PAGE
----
One of the big problems with government medical colleges and hospitals in India today is that they have failed to keep up with the times. Thus, there is practically no public hospital in India which offers IVF treatment. However, these hospitals are the ones which provide training to future gynecologists. This means that the gynecologists who graduate from these colleges are half-baked because they have no practical exposure to IVF treatments.
The senior professors are dinosaurs who have never done an IVF cycle in their life; and refuse to learn. They feel threatened because they are ignorant about IVF technology, and they will not allow their younger colleagues to learn these either. As a result of this dog in the manger attitude, the young gynecologists who graduate from these premier medical institutes become second class gynecologists when they enter practice, because they have no exposure to IVF. They find it hard to attract infertile patients because their training is incomplete - they have crammed lots of theory, but have no practical skills in doing IVF.
When they find that they cannot offer state of the art IVF treatment to their patients, they feel
handicapped , and try to compensate for this deficiency by acquiring additional training. Some will go abroad; others will do a fellowship with a leading private clinic; and some will join as junior faculty members in large private corporate hospitals , in the hope that they can learn by osmosis.
However, they get very limited hands on training in these settings, because doctors in private practice will not allow inexperienced juniors to acquire skills by using their patients as guinea pigs. This is why most of these young gynecologists are forced to sign up for a short training course, with the hope that they will be able to attract patients based on this certification, and will then learn the skills by winging it in real life. Some of these courses are better than others ( for example, those which are certified by the FOGSI ) , and hopefully they meet a certain basic standard. However, I always worry about how a junior doctor can become an IVF specialist just by spending 7 - 28 days learning these techniques, many of which can be extremely challenging and complicated.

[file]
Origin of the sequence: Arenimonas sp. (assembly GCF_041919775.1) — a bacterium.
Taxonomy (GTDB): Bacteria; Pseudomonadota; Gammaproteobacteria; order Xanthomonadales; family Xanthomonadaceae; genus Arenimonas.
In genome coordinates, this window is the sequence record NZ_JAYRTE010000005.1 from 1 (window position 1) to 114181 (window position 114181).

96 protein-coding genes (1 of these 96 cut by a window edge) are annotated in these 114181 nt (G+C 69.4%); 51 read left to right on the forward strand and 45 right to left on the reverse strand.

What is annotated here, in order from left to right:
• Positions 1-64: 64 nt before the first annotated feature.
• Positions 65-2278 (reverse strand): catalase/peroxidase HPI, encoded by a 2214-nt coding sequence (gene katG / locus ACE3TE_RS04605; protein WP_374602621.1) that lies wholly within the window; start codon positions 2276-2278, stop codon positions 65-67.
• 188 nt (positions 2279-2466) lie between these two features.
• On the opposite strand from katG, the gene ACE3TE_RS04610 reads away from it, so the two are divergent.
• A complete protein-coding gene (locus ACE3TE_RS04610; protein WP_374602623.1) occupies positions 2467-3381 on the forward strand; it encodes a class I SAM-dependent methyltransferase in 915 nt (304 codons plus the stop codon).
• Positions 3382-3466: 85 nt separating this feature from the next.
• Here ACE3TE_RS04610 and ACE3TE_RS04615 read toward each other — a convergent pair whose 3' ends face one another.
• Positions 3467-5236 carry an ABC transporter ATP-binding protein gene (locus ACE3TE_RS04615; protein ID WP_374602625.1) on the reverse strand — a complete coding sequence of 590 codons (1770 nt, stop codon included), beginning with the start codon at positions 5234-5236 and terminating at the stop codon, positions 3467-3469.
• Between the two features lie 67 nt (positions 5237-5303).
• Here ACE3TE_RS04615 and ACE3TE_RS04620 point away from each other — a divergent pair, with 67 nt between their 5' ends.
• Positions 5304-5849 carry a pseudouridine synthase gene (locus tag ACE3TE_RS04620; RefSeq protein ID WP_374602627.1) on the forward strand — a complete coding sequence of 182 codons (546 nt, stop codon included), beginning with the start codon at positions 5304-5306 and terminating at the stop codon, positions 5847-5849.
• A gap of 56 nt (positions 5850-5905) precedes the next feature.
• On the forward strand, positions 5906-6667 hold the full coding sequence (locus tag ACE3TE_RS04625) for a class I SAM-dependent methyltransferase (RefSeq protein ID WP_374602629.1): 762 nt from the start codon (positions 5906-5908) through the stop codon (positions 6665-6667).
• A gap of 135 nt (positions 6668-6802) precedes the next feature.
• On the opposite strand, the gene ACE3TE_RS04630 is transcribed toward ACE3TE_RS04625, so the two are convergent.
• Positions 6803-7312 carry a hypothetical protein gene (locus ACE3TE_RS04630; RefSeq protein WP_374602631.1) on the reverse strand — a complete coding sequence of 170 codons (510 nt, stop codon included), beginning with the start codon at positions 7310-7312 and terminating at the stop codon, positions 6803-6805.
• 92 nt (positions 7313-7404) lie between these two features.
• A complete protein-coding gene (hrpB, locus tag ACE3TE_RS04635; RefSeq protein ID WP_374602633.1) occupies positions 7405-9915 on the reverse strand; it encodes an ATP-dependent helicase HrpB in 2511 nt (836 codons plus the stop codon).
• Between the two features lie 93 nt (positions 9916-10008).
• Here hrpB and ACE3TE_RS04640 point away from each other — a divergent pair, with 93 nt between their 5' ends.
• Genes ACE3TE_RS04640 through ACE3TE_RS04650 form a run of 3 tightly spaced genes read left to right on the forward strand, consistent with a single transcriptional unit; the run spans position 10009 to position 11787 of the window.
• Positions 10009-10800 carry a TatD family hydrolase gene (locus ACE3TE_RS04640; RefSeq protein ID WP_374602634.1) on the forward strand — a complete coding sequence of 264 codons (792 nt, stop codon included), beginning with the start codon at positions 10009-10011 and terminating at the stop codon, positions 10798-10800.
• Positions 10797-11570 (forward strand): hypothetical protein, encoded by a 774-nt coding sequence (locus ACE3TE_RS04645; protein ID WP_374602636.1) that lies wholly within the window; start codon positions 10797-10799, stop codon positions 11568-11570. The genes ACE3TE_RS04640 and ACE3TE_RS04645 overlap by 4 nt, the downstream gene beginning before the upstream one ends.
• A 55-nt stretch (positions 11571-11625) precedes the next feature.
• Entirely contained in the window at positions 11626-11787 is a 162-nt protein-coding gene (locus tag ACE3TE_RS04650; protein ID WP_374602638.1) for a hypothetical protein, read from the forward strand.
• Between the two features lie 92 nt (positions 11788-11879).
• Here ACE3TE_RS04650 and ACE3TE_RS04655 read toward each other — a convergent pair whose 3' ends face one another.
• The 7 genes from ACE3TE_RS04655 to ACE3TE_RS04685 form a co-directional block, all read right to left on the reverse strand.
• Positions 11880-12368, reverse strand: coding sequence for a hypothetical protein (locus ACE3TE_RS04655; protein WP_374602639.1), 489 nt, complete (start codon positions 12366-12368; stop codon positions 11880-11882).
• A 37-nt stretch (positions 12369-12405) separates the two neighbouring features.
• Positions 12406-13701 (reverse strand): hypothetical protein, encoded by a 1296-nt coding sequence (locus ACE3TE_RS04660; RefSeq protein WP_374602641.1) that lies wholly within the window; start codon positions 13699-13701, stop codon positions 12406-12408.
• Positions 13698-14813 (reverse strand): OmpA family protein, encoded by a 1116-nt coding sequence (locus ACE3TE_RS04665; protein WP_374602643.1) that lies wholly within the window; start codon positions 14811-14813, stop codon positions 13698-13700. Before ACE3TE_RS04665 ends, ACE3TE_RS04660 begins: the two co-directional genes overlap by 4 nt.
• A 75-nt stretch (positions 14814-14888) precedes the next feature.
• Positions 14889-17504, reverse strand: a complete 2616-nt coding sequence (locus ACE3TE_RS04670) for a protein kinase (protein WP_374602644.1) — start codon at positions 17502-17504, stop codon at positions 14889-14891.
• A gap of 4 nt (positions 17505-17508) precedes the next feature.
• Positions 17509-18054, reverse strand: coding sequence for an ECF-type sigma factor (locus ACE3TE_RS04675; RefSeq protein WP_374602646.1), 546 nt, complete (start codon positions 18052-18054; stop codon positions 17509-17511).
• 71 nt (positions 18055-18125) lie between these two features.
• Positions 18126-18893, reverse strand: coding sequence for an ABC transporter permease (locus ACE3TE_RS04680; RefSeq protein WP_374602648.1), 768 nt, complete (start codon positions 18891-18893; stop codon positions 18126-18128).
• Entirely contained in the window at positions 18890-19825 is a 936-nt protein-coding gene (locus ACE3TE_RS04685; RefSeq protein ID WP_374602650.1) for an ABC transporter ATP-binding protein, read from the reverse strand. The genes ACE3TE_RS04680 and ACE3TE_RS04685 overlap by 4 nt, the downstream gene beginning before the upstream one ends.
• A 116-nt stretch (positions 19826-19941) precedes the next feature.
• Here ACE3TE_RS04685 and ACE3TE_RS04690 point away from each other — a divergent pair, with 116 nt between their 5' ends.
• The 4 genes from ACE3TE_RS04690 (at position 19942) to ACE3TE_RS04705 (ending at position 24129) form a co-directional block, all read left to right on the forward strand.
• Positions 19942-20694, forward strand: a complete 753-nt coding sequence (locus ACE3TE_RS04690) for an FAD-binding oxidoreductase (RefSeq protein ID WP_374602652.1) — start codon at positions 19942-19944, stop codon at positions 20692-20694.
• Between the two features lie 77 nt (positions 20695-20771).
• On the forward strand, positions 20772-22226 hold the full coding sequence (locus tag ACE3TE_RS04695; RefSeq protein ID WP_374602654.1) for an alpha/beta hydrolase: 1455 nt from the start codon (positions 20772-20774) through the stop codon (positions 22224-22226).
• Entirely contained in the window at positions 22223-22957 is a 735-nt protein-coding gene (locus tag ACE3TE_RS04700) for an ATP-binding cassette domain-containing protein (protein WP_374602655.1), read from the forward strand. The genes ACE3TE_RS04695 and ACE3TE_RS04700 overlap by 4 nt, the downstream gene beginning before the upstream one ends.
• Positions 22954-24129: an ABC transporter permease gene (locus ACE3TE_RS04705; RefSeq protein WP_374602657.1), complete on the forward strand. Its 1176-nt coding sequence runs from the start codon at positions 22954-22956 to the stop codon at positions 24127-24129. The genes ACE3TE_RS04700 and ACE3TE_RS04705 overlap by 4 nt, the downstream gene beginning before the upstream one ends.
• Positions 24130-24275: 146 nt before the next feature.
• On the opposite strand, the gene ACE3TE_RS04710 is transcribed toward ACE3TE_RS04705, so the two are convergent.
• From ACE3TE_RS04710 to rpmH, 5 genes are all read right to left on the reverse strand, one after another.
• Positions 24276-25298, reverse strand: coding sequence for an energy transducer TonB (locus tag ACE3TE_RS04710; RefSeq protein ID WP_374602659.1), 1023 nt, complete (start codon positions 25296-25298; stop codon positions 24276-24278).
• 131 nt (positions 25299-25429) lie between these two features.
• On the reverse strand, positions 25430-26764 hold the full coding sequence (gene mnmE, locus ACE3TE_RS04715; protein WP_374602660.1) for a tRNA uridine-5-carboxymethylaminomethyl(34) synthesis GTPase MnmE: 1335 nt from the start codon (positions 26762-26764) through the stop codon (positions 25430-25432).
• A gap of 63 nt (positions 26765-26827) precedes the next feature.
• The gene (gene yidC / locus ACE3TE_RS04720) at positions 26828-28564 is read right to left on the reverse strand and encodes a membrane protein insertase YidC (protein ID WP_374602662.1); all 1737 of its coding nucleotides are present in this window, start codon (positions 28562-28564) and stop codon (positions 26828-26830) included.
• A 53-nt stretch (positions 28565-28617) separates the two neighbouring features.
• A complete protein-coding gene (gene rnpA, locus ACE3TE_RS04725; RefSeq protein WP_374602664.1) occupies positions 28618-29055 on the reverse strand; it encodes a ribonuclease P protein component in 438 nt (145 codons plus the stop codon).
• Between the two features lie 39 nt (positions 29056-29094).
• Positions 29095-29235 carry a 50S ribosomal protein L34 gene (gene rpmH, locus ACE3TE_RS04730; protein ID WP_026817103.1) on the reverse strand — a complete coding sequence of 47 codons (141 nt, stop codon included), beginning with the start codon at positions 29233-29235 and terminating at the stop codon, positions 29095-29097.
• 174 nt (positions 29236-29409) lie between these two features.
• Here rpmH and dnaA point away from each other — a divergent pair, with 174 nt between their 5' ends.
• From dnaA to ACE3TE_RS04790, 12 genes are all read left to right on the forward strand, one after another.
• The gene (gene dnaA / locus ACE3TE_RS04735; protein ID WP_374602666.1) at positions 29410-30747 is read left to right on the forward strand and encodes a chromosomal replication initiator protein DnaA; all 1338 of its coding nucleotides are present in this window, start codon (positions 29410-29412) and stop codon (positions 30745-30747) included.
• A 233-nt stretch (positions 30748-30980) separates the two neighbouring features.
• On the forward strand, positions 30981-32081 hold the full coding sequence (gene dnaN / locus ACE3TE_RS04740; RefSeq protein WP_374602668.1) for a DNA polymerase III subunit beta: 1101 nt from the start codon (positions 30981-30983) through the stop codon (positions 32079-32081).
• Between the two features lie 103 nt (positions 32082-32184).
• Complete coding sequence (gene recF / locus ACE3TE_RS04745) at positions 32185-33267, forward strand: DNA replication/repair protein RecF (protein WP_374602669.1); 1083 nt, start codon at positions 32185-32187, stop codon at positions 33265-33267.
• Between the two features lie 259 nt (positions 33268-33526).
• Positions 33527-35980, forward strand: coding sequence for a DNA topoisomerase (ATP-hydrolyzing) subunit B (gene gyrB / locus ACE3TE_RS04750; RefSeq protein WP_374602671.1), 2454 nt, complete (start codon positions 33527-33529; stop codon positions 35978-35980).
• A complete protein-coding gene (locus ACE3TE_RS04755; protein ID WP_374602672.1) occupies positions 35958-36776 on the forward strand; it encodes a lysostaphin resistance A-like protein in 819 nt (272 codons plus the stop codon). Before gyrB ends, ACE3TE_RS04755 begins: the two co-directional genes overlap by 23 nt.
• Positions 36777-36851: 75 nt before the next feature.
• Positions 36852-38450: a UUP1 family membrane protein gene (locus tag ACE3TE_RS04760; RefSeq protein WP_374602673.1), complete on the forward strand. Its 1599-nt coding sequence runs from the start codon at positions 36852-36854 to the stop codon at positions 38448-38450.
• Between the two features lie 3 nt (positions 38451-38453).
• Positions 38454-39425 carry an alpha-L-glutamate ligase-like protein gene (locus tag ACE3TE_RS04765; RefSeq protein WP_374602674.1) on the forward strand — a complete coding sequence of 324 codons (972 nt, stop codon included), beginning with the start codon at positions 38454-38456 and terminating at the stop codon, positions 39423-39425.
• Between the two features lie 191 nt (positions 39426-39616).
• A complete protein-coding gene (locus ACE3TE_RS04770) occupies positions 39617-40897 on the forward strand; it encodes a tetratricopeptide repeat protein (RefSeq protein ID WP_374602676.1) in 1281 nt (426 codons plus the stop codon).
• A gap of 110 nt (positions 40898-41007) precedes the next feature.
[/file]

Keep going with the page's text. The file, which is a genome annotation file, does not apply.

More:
Of course, once the doctor has this " certification" , he can then call himself an IVF specialist, and start treating his poor, unsuspecting patients, who have no way of determining how good ( or bad) his technical skills are. This is why so many IVF patients end up in trouble, because their doctors often do not have the required expertise or the experience to deal with difficult problems.
This is one of the reasons why the success rates in a lot of new IVF clinics ( many of which are run by doctors who don't have enough exposure to IVF) have such dismal success rates. Some of them will have the grace to refer the patient to a genuine specialist, but unfortunately these are few and far between, as a result of which we now have a lot of cobbled, makeshift solutions.
For example, some will "import" the entire IVF team and do IVF cases in batches. These are all sub-optimal solutions, and it's high time medical colleges started providing training in IVF and endoscopy for all gynecologists whom they train. Ideally, the Medical Council of India should refuse to recognise any OB/GYN Dept which does not offer IVF treatment - this is the only way of ensuring that they get their act together and can no longer get away with providing their residents and patients a raw deal by refusing to keep up with the times.
This is why it's important for patients to ask their IVF doctor where he got his IVF training ! If he refuses to give a straight answer, this is a red flag and you should worry a lot !
Need help in getting pregnant ? Please send me your medical details by filling in the form at www.drmalpani.com/free-second-opinion so that I can guide you !